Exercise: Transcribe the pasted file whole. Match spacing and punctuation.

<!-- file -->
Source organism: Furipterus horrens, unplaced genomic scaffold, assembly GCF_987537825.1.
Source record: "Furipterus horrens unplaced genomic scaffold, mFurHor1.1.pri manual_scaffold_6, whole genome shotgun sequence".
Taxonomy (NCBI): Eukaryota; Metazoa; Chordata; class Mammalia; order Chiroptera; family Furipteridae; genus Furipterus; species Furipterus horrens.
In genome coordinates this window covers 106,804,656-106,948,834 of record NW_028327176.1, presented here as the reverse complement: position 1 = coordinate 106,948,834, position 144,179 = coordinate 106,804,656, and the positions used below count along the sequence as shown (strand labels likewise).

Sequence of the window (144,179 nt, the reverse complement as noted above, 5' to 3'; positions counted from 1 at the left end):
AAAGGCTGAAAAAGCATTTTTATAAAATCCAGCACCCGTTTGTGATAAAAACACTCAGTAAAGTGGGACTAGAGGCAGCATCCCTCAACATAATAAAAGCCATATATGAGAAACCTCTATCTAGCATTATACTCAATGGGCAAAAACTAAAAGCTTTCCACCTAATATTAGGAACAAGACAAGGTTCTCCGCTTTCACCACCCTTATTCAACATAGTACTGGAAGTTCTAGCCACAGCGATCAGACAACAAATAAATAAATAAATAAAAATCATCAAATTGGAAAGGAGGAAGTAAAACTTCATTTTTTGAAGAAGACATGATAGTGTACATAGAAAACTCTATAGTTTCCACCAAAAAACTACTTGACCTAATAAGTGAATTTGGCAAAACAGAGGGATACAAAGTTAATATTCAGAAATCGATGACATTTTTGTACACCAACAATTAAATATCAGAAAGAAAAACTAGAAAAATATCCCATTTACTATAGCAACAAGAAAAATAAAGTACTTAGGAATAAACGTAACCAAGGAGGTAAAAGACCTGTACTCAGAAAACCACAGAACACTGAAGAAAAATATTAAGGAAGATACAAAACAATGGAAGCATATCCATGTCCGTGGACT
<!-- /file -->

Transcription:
Source organism: Furipterus horrens, unplaced genomic scaffold, assembly GCF_987537825.1.
Source record: "Furipterus horrens unplaced genomic scaffold, mFurHor1.1.pri manual_scaffold_6, whole genome shotgun sequence".
Taxonomy (NCBI): Eukaryota; Metazoa; Chordata; class Mammalia; order Chiroptera; family Furipteridae; genus Furipterus; species Furipterus horrens.
In genome coordinates this window covers 106,804,656-106,948,834 of record NW_028327176.1, presented here as the reverse complement: position 1 = coordinate 106,948,834, position 144,179 = coordinate 106,804,656, and the positions used below count along the sequence as shown (strand labels likewise).

Sequence of the window (144,179 nt, the reverse complement as noted above, 5' to 3'; positions counted from 1 at the left end):
AAAGGCTGAAAAAGCATTTTTATAAAATCCAGCACCCGTTTGTGATAAAAACACTCAGTAAAGTGGGACTAGAGGCAGCATCCCTCAACATAATAAAAGCCATATATGAGAAACCTCTATCTAGCATTATACTCAATGGGCAAAAACTAAAAGCTTTCCACCTAATATTAGGAACAAGACAAGGTTCTCCGCTTTCACCACCCTTATTCAACATAGTACTGGAAGTTCTAGCCACAGCGATCAGACAACAAATAAATAAATAAATAAAAATCATCAAATTGGAAAGGAGGAAGTAAAACTTCATTTTTTGAAGAAGACATGATAGTGTACATAGAAAACTCTATAGTTTCCACCAAAAAACTACTTGACCTAATAAGTGAATTTGGCAAAACAGAGGGATACAAAGTTAATATTCAGAAATCGATGACATTTTTGTACACCAACAATTAAATATCAGAAAGAAAAACTAGAAAAATATCCCATTTACTATAGCAACAAGAAAAATAAAGTACTTAGGAATAAACGTAACCAAGGAGGTAAAAGACCTGTACTCAGAAAACCACAGAACACTGAAGAAAAATATTAAGGAAGATACAAAACAATGGAAGCATATCCATGTCCGTGGACT